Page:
Government-backed loans insured by the Federal Housing Administration (FHA) and the U.S. Department of Agriculture (USDA) require both an upfront and an annual insurance premiums, regardless of your down payment. In most cases, you can’t remove FHA mortgage insurance or USDA guarantee fees unless you refinance to a conventional conforming loan.

LOWER APRS Although interest rates tend to be higher than those offered on government home loans, the lower cost of mortgage insurance often makes your annual percentage rate (APR) — which reflects the total cost of your mortgage over the life of the loan — lower on a conventional conforming loan.

MORE OCCUPANCY OPTIONS Unlike FHA, VA and USDA loans, conforming loans aren’t restricted to primary residences; they’re also available for investment properties, vacation homes and second homes

LESS FORMS TO COMPLETE Because conventional conforming loans aren’t backed by a government agency, there’s less government red tape to cut through for approval. You’ll still receive a Loan Estimate and Closing Disclosure form to review your closing costs and fees at the beginning and end of the mortgage process.

HIGHER LOAN LIMITS A conventional loan allows you to get a larger mortgage compared to FHA loans.

POTENTIAL APPRAISAL WAIVERS You may be able to skip the cost and time involved in getting a home appraisal if you qualify for an appraisal waiver, even if you’re buying a home. That perk isn’t available on government purchase mortgage programs.

Conforming loan drawbacks

HIGHER CREDIT SCORE REQUIREMENTS Conforming loans require a minimum credit score of 620. That’s 120 points higher than the 500 minimum credit score required for an FHA loan. In addition, to qualify for the best mortgage rates with a conforming loan, you’ll need to have a credit score of 780 or higher — that’s 40 points higher than the previous 740 standard.

HIGHER RATES loan rates are usually higher than government-backed mortgages. However, lower mortgage insurance costs often make your APR lower, saving you money in the long run compared to an FHA, VA or USDA loan.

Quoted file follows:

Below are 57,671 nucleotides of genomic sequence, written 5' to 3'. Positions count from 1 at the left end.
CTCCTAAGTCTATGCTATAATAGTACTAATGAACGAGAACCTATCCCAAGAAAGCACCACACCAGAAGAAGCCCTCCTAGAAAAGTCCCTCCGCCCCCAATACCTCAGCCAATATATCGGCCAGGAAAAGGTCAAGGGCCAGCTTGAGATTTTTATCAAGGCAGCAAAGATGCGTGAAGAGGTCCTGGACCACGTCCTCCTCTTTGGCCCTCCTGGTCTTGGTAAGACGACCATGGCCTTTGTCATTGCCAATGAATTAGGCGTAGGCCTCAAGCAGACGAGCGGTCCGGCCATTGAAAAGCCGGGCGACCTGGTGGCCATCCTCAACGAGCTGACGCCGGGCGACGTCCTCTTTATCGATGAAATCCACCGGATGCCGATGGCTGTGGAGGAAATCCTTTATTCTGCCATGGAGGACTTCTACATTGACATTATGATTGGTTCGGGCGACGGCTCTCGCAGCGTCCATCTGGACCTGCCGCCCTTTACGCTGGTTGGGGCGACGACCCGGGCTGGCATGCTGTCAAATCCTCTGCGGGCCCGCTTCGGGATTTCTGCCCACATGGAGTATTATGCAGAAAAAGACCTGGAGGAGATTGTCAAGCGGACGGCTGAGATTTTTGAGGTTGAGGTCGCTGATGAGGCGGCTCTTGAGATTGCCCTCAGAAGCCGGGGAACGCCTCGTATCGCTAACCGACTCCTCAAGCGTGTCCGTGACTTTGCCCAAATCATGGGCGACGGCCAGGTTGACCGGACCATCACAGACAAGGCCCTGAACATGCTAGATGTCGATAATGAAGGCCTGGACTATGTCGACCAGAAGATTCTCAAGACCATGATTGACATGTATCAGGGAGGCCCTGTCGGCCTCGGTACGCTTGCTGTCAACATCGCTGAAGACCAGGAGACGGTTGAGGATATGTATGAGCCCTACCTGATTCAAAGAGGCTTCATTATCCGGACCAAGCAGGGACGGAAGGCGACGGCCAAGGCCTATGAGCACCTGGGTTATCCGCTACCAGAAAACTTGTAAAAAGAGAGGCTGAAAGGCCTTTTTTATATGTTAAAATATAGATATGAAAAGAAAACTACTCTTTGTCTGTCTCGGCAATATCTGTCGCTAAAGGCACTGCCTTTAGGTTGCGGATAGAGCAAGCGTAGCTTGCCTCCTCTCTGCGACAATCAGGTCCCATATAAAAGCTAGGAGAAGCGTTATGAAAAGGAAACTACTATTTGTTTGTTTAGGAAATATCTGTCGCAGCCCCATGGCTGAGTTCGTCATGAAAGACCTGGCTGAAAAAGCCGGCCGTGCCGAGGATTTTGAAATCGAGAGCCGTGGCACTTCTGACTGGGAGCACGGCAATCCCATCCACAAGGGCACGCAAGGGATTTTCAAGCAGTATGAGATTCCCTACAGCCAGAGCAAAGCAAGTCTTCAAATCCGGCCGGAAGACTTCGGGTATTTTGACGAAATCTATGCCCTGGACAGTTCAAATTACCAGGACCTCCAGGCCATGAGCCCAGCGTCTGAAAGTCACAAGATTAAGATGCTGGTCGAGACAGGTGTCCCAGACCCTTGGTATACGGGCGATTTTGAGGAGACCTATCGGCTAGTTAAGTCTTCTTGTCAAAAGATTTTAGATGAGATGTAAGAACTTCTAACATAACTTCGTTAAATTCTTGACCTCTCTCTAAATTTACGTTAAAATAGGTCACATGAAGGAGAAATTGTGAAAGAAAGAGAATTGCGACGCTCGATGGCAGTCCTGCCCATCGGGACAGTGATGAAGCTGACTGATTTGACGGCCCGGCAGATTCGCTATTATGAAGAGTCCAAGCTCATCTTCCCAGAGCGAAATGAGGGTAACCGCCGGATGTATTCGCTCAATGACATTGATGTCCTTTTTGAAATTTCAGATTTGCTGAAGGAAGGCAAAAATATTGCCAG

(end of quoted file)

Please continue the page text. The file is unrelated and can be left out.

Conforming vs. conventional loans

The terms “conforming loan” and “conventional loan” are often used interchangeably because they overlap. But, they are not the same things. Conforming loans are always conventional loans, but conventional loans can be both conforming and nonconforming loans.

In other words, a conforming loan is one type of conventional loan, but conventional loans is a much broader term that includes any mortgage that isn’t backed by a government agency. Conforming loans have to meet loan limits set by the FHFA and guidelines set by Fannie Mae and Freddie Mac, while other types of conventional loans do not.

How to qualify for a conforming loan: conventional loan requirements

Minimum down payment3%
Minimum credit score620
Mortgage insuranceRequired until you reach 20% equity
Maximum debt-to income (DTI) ratio45% back-end ratio*
Maximum loan-to-value (LTV)97%
Loan limit (single-family)$726,200

*Higher DTI ratio exceptions may be made for borrowers with cash reserves, residual income or high credit scores.

Jumbo loans vs. conventional loans

Jumbo loans are a type of nonconforming mortgage that exceeds the maximum loan amount allowed by FHFA guidelines. They may have higher interest rates and fees. A jumbo mortgage typically requires:

  • A higher down payment, usually 20% or more
  • A high credit score — 700 or higher
  • A low DTI ratio — 45% or lower
  • At least several months of cash reserves

Jumbo loans allow homebuyers to borrow more money but usually at a higher price.